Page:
Excavation: How to Plan & Create a Solid Site Foundation

How to Plan Create a Solid Site Foundat

For any residential or commercial structure, the site’s foundation is, well, foundational.

The foundation will serve as the primary base, supporting the above-ground structures and distributing their weight and pressure evenly to ensure that the building settles properly. Therefore, that substructure must be stable, and remain that way regardless of time, stress, or other loading factors.

But how do you plan and create a solid site foundation?

The brunt of that activity will take place during the sitework and excavation processes.

Here’s what that entails.

What Is Sitework?

Before you can ever start erecting a building, you must first analyze and prepare the site—specifically the foundation—for construction.

Sitework is a term that encompasses all pre-construction activities, which are essential to the overall success of any project, seeing as they lay the groundwork for the rest of the build. The more stable the ground, the more likely the building will remain standing without experiencing long-term structural issues.

Typically, engineers and contractors work together to carefully plan and then execute the sitework phase. Their goal? To ensure that the foundation is as solid and stable as possible, thus providing a secure base to build upon.

But what does this entail?

#1 Site Analysis and Planning

Before you can begin excavation, experts must analyze the site and gauge the specific elements that might impact the foundation’s safety and stability. To prepare for excavation, they may evaluate various factors including:

  • Slope and topography of the site

  • Soil conditions and composition

  • Environmental or legal issues

After this analysis has been completed, the structural designer can begin the foundation layout drawing for excavation, which will then be reviewed and approved by the architect. This may cover the type of foundation; the length, depth, width, and border of excavation; and the methods and equipment that will be used to remove the soil.

#2 Site Clearance

Once the plans have been approved, the construction team will need to clear the site of vegetation, debris, or previous structures. Doing so provides several tangible benefits to the overall build, including:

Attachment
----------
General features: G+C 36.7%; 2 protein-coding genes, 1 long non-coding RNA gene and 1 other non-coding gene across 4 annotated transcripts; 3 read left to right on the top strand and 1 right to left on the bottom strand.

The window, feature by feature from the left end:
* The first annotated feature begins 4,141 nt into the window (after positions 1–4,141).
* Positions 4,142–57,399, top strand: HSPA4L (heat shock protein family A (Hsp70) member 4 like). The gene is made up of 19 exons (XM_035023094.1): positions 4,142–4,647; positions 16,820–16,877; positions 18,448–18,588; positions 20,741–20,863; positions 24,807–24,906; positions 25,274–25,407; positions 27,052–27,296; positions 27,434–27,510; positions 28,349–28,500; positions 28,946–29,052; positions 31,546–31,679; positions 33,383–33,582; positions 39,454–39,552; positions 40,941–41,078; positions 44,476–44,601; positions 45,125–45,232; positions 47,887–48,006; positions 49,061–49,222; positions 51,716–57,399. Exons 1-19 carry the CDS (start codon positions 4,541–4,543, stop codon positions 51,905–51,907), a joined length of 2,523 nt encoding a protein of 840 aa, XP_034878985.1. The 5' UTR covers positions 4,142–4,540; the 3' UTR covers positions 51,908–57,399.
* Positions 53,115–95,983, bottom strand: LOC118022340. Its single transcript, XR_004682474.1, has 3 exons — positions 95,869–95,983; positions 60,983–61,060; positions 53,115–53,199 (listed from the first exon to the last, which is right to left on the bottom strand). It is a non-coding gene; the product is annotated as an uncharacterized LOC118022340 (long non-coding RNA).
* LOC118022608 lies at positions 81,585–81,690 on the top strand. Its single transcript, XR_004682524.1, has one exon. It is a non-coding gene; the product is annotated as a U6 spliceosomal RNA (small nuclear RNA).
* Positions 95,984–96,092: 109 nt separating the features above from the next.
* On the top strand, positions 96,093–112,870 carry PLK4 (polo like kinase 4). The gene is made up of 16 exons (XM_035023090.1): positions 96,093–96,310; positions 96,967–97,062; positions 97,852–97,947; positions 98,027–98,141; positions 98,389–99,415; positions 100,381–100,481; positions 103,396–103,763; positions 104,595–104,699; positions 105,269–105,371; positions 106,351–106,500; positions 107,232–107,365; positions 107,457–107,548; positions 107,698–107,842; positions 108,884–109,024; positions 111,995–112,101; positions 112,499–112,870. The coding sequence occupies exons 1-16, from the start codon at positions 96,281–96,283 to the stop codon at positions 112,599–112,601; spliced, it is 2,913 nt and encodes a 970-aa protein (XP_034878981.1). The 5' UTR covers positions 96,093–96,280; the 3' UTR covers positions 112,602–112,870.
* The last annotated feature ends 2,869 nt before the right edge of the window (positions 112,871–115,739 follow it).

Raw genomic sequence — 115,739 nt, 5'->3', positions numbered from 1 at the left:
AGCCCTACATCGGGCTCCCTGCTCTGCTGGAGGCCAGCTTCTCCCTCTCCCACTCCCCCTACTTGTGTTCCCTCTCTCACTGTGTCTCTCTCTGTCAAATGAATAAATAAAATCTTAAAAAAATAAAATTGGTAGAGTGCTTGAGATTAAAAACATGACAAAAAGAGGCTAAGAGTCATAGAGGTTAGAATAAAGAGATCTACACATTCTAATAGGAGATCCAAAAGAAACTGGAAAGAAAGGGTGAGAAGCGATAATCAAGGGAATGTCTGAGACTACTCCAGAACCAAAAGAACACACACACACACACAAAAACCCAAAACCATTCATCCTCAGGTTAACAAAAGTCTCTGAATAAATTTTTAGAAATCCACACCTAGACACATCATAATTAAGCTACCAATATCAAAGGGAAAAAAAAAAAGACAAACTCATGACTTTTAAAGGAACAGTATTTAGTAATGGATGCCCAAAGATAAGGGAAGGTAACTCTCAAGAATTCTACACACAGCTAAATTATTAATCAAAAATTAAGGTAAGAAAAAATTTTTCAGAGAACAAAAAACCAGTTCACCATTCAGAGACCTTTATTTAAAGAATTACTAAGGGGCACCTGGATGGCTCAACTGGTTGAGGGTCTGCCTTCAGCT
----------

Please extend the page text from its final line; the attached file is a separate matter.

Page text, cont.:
• Lays a firm foundation for impending excavation and construction

  • Ensures that the site is safe for workers and equipment

  • Provides contractors and engineers with deeper understanding of the land’s boundaries, elements, slope, and layout.

  • Makes the site easier to access, which improves the excavation process

  • Helps minimize the impact of construction on the surrounding area

#3 Excavation

The first two steps above help prepare the site for excavation. Although the specific workflows will vary depending on the project, common elements of excavation include:

  • Ground tracing – Workers need to know exactly where they will be performing excavation. To that end, the team will “set out” pegs and strings to outline the excavation plot, mark the center lines, and denote the level of depth.

  • Soil excavation – Typically, the excavation process itself is accomplished with the assistance of heavy equipment. This machinery is specially designed to quickly and efficiently remove the earth from the designated area. In most cases, the excess soil is either moved to another onsite location where it can be re-used at a later point or taken off-site for disposal. Depending on the depth and quality of the soil, the excavation trench may need to be structurally reinforced.

  • Backfilling and compaction – Once excavation is finished, the team will then backfill the site with soil, then compact that earth to provide a solid foundation that’s less likely to settle, sink, or shift.

  • Pouring the foundation – At this stage, the site should be ready for the foundation stage. Here, the team will either pour concrete or lay foundation blocks to form solid ground. Also, depending on the site factors, they may install other stabilizing elements like footings or pilings.

  • Foundation inspection – After 3 to 14 days, the concrete foundation will be fully cured. At that point, experts will conduct a final inspection to ensure that the work was carried out properly, the foundations are, indeed, stable, and the site is ready for the next phases of construction.

Building on Firm Foundations with MFS Construction

Preparing a building’s foundations is every bit as important as the structural build itself. If you fail to properly plan and then lay firm foundations, the structure likely won’t stand for long.

If you want your investment to last, that starts at the ground level with sitework. By diligently planning and executing the excavation process, you can ensure that your structure is built on solid ground.

Do you have an excavation project in mind?

The team at MFS Construction can guide that process from beginning to end for even the most challenging of projects.

We’re not afraid of a challenge. So, reach out today to tell us about your next build.